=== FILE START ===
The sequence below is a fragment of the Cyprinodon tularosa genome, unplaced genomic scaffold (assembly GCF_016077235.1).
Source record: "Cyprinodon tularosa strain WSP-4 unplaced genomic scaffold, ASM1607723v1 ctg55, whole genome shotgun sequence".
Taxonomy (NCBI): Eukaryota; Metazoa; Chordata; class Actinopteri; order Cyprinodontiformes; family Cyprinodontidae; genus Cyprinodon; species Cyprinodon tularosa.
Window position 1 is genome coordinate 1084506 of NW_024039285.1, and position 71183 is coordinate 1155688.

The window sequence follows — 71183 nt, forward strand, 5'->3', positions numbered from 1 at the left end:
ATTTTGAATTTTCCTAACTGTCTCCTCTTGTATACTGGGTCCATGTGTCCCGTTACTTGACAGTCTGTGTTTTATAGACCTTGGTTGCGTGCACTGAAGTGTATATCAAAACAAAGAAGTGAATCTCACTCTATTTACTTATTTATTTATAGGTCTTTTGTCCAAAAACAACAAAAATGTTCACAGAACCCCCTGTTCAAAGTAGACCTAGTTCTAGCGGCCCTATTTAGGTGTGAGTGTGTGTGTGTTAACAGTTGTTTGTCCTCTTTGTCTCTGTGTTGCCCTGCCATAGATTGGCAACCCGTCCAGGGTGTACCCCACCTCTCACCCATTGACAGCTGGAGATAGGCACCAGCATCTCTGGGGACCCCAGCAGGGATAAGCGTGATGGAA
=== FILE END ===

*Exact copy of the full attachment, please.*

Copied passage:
The sequence below is a fragment of the Cyprinodon tularosa genome, unplaced genomic scaffold (assembly GCF_016077235.1).
Source record: "Cyprinodon tularosa strain WSP-4 unplaced genomic scaffold, ASM1607723v1 ctg55, whole genome shotgun sequence".
Taxonomy (NCBI): Eukaryota; Metazoa; Chordata; class Actinopteri; order Cyprinodontiformes; family Cyprinodontidae; genus Cyprinodon; species Cyprinodon tularosa.
Window position 1 is genome coordinate 1084506 of NW_024039285.1, and position 71183 is coordinate 1155688.

The window sequence follows — 71183 nt, forward strand, 5'->3', positions numbered from 1 at the left end:
ATTTTGAATTTTCCTAACTGTCTCCTCTTGTATACTGGGTCCATGTGTCCCGTTACTTGACAGTCTGTGTTTTATAGACCTTGGTTGCGTGCACTGAAGTGTATATCAAAACAAAGAAGTGAATCTCACTCTATTTACTTATTTATTTATAGGTCTTTTGTCCAAAAACAACAAAAATGTTCACAGAACCCCCTGTTCAAAGTAGACCTAGTTCTAGCGGCCCTATTTAGGTGTGAGTGTGTGTGTGTTAACAGTTGTTTGTCCTCTTTGTCTCTGTGTTGCCCTGCCATAGATTGGCAACCCGTCCAGGGTGTACCCCACCTCTCACCCATTGACAGCTGGAGATAGGCACCAGCATCTCTGGGGACCCCAGCAGGGATAAGCGTGATGGAA